Internet Addiction


Internet use is inevitable, especially nowadays with increasingly higher percentage of population having access to super fast wireless and fibre broadband connections. It is impossible to banish internet completely from our lives, especially today. The problem arises when we cannot live a day without Internet access. More and more people are affected by Internet addiction. Experts estimate that up to 2 billion people may be addicted to the Internet. The question remains: at what point does normal internet use become an addiction?

What is internet addiction?

Internet addiction is often an underestimated problem, and it is all too easy to miss the early symptoms. What is internet  addiction?

As the name suggests, it is the excessive and compulsive use of the internet. The addict feels compelled to use the internet to the point of losing control.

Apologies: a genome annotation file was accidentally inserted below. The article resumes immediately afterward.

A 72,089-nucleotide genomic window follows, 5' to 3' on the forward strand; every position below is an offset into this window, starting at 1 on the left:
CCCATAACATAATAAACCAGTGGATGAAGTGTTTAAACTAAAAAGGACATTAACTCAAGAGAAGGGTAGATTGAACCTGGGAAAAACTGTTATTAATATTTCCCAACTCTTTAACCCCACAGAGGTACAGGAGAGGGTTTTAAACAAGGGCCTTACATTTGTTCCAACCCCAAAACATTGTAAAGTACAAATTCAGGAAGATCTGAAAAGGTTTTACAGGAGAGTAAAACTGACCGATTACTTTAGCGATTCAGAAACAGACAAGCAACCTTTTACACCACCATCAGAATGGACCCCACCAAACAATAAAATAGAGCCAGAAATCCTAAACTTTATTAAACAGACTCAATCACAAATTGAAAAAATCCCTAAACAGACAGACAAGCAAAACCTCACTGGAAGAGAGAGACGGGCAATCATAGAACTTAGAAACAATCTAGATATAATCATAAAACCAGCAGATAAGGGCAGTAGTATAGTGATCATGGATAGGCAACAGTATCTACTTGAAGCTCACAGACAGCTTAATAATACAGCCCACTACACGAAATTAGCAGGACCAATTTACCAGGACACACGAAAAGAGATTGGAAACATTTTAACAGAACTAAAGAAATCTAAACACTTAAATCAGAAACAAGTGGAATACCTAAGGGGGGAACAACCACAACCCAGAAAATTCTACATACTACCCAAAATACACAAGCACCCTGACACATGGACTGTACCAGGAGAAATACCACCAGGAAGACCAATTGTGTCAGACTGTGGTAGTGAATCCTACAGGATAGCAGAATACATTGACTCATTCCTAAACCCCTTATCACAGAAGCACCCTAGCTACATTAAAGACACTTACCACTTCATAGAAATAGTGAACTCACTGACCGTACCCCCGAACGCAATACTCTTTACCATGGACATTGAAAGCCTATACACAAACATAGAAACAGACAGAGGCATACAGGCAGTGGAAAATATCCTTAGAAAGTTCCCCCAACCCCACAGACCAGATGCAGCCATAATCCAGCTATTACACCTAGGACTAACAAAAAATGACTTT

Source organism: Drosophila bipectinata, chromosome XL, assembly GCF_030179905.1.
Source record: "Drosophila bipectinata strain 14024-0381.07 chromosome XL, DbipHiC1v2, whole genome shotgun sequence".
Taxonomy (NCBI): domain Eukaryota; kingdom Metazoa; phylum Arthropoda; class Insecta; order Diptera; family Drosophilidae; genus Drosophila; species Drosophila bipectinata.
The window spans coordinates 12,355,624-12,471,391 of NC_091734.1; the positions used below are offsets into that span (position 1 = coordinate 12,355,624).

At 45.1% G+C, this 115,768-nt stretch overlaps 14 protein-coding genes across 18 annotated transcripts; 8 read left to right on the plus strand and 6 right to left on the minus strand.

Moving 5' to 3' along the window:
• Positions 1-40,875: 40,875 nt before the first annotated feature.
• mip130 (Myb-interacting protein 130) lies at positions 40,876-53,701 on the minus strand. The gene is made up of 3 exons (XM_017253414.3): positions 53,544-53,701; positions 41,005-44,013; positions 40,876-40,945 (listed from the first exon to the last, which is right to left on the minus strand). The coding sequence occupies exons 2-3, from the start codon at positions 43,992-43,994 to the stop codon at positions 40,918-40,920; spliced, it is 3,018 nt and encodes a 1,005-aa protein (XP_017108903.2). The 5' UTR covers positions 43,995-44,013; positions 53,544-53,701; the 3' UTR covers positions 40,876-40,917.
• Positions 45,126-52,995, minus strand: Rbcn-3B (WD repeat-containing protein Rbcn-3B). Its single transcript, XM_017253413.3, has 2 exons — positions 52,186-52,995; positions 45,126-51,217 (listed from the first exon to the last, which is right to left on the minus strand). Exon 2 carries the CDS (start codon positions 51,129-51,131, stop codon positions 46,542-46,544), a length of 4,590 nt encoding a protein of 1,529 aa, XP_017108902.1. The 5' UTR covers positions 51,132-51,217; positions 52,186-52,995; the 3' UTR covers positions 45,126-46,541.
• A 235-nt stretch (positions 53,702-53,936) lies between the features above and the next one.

Addicts can spend hours immersed in the virtual world, staring at a screen or phone all the time. After a while, the first problems appear:


deterioration of social relationships

abandonment of hobbies and interests

irritability and low mood.

It is also worth mentioning FOMO, the fear of missing an important event or piece of information. This phenomenon is beginning to be called a 21st century disease and is becoming more common with the emergence of social networks and the development of the Internet.

It should also be noted that social drinking is a relatively new and growing phenomenon. Children and young people in particular are a major risk group, as they spend most of their time online. Internet addiction often affects young adults and single people.

Technological developments and the pandemic are not insignificant. For many, real life on the internet is just beginning. We need it to learn, work and grow. During the arrest, the internet was the only way to communicate with the outside world.

Symptoms of Internet addiction

Like any other addiction, internet addiction directly affects the quality of life and behaviour of the individual.

The addicted person starts using the internet more and more often and intensively.